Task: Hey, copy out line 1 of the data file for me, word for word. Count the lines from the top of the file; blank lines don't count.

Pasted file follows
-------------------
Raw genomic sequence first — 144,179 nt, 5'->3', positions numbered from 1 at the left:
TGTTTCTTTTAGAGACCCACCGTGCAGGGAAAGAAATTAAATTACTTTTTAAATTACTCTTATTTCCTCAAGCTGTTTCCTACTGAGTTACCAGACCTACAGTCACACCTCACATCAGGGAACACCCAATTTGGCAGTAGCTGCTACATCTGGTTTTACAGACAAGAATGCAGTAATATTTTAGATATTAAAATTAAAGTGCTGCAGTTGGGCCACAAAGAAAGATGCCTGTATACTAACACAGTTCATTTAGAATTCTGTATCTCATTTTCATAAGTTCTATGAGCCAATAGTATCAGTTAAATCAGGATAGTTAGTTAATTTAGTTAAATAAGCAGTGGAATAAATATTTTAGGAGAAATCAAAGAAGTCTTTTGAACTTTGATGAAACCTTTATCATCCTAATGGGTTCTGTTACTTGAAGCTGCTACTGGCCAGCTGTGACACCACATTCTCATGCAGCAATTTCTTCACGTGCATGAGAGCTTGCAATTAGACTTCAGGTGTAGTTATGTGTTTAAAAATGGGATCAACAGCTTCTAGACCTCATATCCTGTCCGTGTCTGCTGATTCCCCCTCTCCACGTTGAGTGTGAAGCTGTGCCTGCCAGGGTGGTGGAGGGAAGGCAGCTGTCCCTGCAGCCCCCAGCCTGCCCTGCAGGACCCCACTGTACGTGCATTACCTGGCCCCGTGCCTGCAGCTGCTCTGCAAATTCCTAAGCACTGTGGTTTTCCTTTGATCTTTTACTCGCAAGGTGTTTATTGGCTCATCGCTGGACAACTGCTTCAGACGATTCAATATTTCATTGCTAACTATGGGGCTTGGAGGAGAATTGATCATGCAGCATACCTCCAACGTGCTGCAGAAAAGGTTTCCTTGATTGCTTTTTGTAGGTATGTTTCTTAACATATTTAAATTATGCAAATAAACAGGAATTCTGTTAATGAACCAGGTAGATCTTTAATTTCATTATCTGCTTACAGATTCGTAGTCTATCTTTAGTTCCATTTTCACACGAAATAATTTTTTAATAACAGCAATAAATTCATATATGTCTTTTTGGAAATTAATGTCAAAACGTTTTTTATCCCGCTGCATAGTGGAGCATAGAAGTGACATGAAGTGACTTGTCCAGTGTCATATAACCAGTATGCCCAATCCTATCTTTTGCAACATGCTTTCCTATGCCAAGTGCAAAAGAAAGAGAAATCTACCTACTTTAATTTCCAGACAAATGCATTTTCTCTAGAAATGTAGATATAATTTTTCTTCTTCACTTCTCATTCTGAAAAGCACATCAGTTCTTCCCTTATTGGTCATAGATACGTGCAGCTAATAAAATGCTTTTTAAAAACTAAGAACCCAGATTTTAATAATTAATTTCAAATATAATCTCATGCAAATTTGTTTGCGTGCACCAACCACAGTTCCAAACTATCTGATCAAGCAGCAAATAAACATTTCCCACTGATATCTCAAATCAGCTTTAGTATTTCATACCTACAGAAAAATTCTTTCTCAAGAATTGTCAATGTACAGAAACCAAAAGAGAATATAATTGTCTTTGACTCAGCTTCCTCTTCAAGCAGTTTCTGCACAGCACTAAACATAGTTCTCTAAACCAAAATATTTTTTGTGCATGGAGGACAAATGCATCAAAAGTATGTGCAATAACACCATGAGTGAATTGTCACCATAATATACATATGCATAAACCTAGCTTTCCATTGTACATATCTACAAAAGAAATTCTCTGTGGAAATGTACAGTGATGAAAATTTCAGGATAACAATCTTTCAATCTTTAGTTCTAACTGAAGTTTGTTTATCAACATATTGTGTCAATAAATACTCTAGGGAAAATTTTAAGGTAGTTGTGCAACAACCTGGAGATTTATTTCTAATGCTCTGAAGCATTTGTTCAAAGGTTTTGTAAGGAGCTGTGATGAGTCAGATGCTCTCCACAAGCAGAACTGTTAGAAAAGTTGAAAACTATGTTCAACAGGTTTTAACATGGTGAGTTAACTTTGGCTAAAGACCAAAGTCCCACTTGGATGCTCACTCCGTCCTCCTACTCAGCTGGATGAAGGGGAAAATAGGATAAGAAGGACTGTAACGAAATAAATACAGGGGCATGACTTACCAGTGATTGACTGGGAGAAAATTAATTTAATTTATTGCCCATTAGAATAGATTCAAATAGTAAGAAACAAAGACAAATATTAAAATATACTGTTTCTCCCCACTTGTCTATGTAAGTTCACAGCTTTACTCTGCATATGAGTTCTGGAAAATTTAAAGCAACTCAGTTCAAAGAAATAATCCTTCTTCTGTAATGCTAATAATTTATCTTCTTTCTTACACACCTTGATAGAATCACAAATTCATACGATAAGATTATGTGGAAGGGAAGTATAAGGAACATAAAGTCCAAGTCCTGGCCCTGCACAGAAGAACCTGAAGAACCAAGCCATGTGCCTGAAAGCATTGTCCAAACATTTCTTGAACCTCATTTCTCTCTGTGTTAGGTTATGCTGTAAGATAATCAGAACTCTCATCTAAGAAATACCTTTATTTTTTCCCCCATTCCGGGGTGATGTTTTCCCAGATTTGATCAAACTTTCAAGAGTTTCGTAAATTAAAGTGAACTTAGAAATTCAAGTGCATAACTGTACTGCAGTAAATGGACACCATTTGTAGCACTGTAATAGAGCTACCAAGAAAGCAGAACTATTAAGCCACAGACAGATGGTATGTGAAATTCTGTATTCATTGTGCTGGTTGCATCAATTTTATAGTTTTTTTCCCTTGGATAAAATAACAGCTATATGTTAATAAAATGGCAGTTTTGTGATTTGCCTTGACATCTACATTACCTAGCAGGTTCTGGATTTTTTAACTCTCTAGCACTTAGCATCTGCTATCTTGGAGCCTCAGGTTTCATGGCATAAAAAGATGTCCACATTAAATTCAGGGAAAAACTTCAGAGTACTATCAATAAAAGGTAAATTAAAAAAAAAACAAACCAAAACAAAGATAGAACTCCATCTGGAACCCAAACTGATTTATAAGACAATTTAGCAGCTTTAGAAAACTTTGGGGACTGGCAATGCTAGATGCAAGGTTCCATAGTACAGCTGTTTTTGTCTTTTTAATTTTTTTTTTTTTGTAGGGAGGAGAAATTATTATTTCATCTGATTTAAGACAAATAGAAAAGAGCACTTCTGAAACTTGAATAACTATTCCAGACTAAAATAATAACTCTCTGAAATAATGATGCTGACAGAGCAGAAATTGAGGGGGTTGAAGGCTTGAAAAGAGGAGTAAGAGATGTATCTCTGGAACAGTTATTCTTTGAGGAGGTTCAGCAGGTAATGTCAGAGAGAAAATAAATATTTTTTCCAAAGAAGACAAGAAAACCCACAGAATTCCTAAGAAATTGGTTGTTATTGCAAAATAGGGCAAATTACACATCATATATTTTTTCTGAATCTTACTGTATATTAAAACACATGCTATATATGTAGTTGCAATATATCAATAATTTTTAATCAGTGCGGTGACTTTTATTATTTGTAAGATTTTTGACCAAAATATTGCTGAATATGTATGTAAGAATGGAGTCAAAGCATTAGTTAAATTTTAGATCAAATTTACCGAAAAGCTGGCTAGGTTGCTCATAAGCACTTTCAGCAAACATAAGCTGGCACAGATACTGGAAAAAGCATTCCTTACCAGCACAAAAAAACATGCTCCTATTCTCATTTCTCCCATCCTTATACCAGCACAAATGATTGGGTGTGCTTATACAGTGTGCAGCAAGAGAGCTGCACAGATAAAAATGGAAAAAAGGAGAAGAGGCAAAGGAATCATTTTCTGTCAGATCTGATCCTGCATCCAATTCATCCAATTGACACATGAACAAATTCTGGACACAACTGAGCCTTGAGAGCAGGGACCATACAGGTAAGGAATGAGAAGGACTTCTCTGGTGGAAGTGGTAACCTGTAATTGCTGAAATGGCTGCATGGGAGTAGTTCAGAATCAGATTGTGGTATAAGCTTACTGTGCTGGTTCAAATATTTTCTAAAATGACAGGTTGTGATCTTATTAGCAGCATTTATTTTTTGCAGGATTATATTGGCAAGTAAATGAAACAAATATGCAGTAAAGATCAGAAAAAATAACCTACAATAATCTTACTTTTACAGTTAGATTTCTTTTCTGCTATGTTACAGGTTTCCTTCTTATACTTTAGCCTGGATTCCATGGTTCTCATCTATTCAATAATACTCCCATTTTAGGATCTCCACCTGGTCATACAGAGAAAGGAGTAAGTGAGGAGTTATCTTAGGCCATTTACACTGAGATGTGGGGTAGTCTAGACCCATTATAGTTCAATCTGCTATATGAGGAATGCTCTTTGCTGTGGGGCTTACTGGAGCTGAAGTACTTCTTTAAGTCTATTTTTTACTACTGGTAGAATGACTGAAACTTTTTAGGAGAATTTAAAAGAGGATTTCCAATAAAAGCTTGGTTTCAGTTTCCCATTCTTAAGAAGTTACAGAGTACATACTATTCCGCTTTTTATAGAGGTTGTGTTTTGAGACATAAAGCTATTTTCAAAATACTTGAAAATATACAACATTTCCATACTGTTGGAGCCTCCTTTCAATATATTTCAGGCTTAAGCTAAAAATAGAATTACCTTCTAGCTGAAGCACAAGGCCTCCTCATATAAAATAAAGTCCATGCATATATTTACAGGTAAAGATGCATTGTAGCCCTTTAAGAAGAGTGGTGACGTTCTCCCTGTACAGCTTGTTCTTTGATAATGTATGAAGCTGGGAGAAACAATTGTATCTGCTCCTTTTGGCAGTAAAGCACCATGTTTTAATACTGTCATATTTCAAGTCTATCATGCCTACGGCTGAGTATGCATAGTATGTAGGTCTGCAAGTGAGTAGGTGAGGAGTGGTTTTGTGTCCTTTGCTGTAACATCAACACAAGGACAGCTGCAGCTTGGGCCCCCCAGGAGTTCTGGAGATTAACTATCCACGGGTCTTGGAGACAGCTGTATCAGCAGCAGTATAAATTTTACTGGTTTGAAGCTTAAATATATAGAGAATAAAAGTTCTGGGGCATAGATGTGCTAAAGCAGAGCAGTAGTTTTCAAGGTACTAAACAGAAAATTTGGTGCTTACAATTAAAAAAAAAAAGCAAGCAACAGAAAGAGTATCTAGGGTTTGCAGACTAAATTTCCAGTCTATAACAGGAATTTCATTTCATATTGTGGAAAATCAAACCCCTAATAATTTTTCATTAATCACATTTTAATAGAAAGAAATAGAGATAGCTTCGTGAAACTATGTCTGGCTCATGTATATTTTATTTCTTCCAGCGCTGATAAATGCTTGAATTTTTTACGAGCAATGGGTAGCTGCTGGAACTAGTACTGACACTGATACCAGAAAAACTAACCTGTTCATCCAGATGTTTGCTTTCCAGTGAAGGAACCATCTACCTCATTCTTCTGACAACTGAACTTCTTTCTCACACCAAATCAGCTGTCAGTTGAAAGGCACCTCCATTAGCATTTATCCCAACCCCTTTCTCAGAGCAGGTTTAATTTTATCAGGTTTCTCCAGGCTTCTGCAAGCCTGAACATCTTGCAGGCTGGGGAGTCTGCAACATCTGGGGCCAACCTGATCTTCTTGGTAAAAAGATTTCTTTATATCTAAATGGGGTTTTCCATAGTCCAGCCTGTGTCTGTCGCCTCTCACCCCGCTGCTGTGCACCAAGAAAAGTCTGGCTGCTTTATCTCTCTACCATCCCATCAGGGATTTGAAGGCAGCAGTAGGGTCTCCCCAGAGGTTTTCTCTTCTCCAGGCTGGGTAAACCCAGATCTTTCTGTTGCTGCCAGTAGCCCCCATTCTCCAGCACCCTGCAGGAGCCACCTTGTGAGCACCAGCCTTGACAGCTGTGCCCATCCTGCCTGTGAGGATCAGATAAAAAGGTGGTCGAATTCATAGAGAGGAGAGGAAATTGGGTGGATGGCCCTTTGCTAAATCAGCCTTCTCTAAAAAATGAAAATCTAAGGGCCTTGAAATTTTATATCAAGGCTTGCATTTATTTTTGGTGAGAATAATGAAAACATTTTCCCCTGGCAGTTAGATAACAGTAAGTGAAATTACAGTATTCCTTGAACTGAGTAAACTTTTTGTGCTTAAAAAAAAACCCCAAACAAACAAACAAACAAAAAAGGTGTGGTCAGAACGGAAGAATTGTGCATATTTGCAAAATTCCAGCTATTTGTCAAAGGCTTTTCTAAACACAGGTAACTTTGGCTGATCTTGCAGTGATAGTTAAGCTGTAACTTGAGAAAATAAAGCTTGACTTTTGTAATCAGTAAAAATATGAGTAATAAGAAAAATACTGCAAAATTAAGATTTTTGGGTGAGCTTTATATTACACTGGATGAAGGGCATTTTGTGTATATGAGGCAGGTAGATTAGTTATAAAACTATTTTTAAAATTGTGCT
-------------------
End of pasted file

Raw genomic sequence first — 144,179 nt, 5'->3', positions numbered from 1 at the left: